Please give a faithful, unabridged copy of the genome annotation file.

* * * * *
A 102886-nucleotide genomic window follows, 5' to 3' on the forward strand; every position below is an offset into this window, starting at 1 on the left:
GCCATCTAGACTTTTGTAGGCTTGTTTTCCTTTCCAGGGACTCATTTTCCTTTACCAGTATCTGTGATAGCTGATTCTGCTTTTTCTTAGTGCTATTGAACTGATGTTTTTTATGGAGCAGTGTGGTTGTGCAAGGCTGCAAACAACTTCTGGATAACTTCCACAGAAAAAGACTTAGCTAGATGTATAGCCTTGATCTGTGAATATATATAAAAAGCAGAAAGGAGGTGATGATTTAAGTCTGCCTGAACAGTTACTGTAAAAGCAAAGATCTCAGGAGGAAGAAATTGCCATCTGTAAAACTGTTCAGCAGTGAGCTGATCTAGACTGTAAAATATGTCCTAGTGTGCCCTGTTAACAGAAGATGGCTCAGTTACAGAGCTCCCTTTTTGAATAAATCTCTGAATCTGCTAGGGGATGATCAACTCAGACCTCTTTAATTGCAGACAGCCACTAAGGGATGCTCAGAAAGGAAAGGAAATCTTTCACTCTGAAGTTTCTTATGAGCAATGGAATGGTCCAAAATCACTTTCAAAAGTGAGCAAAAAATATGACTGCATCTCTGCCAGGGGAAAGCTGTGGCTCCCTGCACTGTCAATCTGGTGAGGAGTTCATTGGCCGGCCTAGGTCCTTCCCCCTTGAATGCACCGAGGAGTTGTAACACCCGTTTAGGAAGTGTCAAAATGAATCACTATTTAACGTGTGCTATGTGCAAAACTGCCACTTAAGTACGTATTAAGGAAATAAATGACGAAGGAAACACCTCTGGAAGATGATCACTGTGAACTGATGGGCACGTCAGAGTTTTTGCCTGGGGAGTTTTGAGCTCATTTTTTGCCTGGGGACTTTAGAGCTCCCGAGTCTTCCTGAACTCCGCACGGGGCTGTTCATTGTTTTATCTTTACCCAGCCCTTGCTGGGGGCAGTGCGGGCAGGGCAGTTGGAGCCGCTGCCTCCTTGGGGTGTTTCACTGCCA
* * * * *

A 102886-nucleotide genomic window follows, 5' to 3' on the forward strand; every position below is an offset into this window, starting at 1 on the left:
GCCATCTAGACTTTTGTAGGCTTGTTTTCCTTTCCAGGGACTCATTTTCCTTTACCAGTATCTGTGATAGCTGATTCTGCTTTTTCTTAGTGCTATTGAACTGATGTTTTTTATGGAGCAGTGTGGTTGTGCAAGGCTGCAAACAACTTCTGGATAACTTCCACAGAAAAAGACTTAGCTAGATGTATAGCCTTGATCTGTGAATATATATAAAAAGCAGAAAGGAGGTGATGATTTAAGTCTGCCTGAACAGTTACTGTAAAAGCAAAGATCTCAGGAGGAAGAAATTGCCATCTGTAAAACTGTTCAGCAGTGAGCTGATCTAGACTGTAAAATATGTCCTAGTGTGCCCTGTTAACAGAAGATGGCTCAGTTACAGAGCTCCCTTTTTGAATAAATCTCTGAATCTGCTAGGGGATGATCAACTCAGACCTCTTTAATTGCAGACAGCCACTAAGGGATGCTCAGAAAGGAAAGGAAATCTTTCACTCTGAAGTTTCTTATGAGCAATGGAATGGTCCAAAATCACTTTCAAAAGTGAGCAAAAAATATGACTGCATCTCTGCCAGGGGAAAGCTGTGGCTCCCTGCACTGTCAATCTGGTGAGGAGTTCATTGGCCGGCCTAGGTCCTTCCCCCTTGAATGCACCGAGGAGTTGTAACACCCGTTTAGGAAGTGTCAAAATGAATCACTATTTAACGTGTGCTATGTGCAAAACTGCCACTTAAGTACGTATTAAGGAAATAAATGACGAAGGAAACACCTCTGGAAGATGATCACTGTGAACTGATGGGCACGTCAGAGTTTTTGCCTGGGGAGTTTTGAGCTCATTTTTTGCCTGGGGACTTTAGAGCTCCCGAGTCTTCCTGAACTCCGCACGGGGCTGTTCATTGTTTTATCTTTACCCAGCCCTTGCTGGGGGCAGTGCGGGCAGGGCAGTTGGAGCCGCTGCCTCCTTGGGGTGTTTCACTGCCA